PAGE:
Sometimes moths enter homes in the egg stage from elsewhere. For example, if you buy a used rug at a garage sale, it could have moth eggs in its fibers. When these moth eggs hatch as larvae they eat the natural fibers nearby. Then, they develop into adult moths, and the cycle repeats.

Houses that have been recently constructed may also have inherent moth infestations. These hidden infestations are usually from eggs laid by the previous generation of moths when the home was still being constructed and was exposed to the open air. New homeowners are sometimes baffled to find moths seemingly hatching from the walls or closets

Basically, if there is something in your home that moths are attracted to, they will look for a viable entry point. Food sources that attract moths include wool, natural fibers, leather, feathers, felt, fur, and certain dry goods or pantry items.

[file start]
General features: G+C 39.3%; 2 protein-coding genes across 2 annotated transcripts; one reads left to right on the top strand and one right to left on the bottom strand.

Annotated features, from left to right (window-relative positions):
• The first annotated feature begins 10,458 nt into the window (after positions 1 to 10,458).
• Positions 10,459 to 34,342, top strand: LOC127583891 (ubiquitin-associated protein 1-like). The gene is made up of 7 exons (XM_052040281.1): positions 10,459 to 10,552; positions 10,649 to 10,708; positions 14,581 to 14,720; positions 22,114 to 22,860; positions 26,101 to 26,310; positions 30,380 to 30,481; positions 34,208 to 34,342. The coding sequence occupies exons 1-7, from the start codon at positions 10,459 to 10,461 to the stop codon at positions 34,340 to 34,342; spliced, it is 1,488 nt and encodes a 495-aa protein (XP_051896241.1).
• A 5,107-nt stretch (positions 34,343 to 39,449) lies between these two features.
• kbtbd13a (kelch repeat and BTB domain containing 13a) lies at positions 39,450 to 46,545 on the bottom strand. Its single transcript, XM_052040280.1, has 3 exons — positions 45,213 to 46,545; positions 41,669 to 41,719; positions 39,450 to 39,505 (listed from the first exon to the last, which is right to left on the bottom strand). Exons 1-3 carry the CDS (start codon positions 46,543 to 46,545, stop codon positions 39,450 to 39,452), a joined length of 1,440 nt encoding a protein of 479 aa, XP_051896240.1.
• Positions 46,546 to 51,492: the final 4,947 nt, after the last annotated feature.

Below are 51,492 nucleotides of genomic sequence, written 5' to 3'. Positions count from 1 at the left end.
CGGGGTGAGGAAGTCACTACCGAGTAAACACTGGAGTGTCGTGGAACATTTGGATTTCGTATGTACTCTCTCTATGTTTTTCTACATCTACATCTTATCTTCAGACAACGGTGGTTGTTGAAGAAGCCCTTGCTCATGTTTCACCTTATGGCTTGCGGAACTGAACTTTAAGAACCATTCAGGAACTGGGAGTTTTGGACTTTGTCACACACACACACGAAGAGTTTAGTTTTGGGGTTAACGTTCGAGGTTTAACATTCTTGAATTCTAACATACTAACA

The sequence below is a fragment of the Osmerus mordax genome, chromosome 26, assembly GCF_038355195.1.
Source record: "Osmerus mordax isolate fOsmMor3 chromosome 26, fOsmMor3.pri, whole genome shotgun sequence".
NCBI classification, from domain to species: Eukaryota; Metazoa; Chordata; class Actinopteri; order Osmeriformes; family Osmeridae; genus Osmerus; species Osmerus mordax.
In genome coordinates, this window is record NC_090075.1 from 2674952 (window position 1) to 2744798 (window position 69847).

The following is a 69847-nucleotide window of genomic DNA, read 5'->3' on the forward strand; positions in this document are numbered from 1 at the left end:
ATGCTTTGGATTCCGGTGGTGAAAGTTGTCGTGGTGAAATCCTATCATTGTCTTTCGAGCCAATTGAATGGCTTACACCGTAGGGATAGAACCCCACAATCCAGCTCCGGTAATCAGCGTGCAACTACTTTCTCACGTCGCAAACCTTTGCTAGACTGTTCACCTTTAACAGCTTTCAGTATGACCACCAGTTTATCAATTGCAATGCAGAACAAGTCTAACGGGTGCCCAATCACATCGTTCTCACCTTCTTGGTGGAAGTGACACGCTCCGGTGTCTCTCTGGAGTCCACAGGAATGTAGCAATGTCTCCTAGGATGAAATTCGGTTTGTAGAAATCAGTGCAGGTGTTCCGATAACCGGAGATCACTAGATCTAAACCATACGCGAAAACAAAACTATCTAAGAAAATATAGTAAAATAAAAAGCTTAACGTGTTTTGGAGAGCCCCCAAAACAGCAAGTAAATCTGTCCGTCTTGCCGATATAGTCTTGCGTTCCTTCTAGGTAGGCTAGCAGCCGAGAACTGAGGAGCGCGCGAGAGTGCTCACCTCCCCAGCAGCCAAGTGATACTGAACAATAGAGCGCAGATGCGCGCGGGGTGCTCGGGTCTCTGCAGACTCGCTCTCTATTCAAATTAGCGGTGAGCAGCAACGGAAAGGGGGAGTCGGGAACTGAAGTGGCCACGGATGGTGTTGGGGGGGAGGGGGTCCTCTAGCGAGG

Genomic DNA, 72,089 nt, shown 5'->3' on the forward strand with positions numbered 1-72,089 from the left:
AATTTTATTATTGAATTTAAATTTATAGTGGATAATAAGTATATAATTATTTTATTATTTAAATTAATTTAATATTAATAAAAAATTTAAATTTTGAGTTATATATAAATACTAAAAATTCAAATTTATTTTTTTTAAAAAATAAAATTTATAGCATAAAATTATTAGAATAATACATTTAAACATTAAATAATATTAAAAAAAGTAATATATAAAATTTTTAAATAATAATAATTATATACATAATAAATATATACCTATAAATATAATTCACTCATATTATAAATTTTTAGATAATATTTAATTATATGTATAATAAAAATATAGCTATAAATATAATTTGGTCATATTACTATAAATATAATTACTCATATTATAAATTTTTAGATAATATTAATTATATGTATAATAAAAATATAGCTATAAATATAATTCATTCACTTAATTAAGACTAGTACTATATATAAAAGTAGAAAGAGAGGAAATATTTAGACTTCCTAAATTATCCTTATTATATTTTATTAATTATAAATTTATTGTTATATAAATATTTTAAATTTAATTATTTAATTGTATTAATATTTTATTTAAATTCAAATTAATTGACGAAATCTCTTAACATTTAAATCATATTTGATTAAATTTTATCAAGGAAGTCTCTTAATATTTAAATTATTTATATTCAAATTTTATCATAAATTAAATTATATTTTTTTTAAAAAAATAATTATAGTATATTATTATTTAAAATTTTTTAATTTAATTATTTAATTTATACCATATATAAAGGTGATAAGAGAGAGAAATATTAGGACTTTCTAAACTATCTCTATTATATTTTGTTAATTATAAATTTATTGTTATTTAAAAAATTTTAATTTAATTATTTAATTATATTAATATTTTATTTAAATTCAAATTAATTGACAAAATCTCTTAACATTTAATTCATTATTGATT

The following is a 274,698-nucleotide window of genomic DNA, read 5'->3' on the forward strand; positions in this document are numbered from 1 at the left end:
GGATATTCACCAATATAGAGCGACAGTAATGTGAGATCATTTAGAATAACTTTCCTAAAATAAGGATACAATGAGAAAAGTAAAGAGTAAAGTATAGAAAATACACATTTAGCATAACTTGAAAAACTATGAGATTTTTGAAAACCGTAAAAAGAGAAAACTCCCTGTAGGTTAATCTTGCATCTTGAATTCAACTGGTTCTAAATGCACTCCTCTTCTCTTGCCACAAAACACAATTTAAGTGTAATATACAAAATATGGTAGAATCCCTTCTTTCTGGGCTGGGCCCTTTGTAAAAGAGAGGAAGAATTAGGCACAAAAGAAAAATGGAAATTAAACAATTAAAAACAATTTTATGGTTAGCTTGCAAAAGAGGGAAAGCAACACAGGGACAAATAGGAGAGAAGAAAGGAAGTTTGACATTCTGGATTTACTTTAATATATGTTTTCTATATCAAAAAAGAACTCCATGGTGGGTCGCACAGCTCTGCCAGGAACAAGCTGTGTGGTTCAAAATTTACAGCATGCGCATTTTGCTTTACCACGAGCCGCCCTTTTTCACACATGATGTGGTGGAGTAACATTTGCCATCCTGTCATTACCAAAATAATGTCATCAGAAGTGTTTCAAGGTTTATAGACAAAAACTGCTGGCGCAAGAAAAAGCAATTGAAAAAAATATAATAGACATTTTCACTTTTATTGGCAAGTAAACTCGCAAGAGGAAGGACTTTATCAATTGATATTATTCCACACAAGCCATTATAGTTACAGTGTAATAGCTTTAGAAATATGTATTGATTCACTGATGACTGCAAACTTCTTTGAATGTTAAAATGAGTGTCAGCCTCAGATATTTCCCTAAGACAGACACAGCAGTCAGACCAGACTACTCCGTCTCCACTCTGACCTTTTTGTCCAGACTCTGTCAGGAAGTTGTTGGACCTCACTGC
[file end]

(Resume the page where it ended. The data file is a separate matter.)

Most Common Causes of Moths in a Home Include:

  • Food sources - such as wool, silk, leather, or grain items
  • New construction - homes that were exposed to the open air during the summer months
  • Open windows or cracks - anywhere that provides an easy entry point
  • Home left empty for a long period - when homeowners are on vacation or away
  • Purchasing secondhand furniture or rugs - eggs stuck to fibers can hatch and mature

How to detect moths at home?

Detecting moths in your home is often fairly easy. Bare spots or holes in your clothing, drapes, or carpets are a major giveaway. You may also notice casings from moth larvae or dead moths near the windows, lighting fixtures, or air vents.

a case-making moth larvae found on a wool carpet